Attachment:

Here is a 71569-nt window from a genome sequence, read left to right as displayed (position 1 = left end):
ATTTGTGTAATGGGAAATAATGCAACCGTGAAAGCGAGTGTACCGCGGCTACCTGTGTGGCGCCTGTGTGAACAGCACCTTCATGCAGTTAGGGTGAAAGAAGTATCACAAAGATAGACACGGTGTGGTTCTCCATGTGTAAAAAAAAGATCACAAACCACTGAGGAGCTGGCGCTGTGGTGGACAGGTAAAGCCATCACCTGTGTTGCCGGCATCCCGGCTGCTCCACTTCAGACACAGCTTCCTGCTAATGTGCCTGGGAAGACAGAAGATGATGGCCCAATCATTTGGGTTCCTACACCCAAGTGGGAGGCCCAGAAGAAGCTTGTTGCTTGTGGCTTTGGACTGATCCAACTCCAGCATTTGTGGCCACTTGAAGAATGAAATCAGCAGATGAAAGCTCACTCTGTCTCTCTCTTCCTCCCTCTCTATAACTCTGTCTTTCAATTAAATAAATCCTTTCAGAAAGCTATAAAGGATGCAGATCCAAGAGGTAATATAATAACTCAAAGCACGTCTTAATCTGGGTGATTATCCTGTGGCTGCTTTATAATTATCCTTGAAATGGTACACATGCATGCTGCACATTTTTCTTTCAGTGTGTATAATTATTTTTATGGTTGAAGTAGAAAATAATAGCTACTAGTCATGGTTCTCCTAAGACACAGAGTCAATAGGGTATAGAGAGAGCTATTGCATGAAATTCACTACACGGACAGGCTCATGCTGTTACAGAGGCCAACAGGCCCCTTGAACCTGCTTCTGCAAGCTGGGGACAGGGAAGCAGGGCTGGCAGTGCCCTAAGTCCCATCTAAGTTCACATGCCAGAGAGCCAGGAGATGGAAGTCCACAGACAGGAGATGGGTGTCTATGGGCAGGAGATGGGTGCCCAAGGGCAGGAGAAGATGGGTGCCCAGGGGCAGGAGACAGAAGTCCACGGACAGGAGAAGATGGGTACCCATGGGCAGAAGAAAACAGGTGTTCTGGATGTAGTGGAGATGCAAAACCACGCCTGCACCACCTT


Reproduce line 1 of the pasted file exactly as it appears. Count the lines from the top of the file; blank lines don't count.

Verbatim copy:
Here is a 71569-nt window from a genome sequence, read left to right as displayed (position 1 = left end):